- Kilojoules and calories.
- Obesity in children - management.
- Overweight children - healthy lifestyle tips.
- Weight loss - a healthy approach.
Want to know more?
Go to More information for support groups, related links and references.
This page has been produced in consultation with and approved by:
(Logo links to further information)
Royal Children's Hospital - Nutrition Department
Fact sheet currently being reviewed.
Last reviewed: April 2013
Content on this website is provided for education and information purposes only. Information about a therapy, service, product or treatment does not imply endorsement and is not intended to replace advice from your doctor or other registered health professional. Content has been prepared for Victorian residents and wider Australian audiences, and was accurate at the time of publication. Readers should note that, over time, currency and completeness of the information may change. All users are urged to always seek advice from a registered health care professional for diagnosis and answers to their medical questions.
Content on this website is provided for education and information purposes only. Information about a therapy, service, product or treatment does not imply endorsement and is not intended to replace advice from your qualified health professional. Content has been prepared for Victorian residence and wider Australian audiences, and was accurate at the time of publication. Readers should note that over time currency and completeness of the information may change. All users are urged to always seek advice from a qualified health care professional for diagnosis and answers to their medical questions.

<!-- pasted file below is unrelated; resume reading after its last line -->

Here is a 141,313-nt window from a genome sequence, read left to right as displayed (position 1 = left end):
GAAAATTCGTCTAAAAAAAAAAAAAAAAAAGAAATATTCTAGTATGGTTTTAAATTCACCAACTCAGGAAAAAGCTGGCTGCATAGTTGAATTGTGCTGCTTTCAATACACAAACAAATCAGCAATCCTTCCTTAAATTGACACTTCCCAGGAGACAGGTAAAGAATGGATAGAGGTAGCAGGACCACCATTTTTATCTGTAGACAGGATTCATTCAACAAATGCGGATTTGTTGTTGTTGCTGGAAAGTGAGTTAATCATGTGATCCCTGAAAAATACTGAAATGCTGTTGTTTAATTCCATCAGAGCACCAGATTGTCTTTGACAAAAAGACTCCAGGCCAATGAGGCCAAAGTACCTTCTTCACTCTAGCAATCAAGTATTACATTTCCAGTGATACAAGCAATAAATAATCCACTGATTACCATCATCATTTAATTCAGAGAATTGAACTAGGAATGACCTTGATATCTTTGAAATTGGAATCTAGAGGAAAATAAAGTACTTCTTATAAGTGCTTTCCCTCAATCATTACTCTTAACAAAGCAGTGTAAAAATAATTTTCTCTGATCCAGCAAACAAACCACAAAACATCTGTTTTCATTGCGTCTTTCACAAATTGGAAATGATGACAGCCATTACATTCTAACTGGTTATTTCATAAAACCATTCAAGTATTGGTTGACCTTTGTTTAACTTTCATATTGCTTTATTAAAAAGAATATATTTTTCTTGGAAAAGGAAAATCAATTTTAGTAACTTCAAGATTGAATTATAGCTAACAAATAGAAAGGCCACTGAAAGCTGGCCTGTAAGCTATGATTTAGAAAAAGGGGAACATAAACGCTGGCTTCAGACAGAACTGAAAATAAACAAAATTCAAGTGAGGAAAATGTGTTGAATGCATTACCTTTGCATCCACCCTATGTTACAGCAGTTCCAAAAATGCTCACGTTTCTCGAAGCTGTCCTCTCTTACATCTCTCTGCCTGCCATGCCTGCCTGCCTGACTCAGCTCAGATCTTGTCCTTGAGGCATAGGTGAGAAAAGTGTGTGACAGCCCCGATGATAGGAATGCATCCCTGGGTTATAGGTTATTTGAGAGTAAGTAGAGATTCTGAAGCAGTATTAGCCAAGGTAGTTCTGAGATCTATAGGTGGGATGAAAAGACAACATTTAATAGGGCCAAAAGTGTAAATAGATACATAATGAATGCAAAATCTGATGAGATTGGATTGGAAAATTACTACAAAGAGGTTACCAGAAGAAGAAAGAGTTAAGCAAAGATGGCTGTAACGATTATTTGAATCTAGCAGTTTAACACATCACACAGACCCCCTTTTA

For the latest updates and more information, visit www.betterhealth.vic.gov.au
Copyight © 1999/2014 State of Victoria. Reproduced from the Better Health Channel (www.betterhealth.vic.gov.au) at no cost with permission of the Victorian Minister for Health. Unauthorised reproduction and other uses comprised in the copyright are prohibited without permission.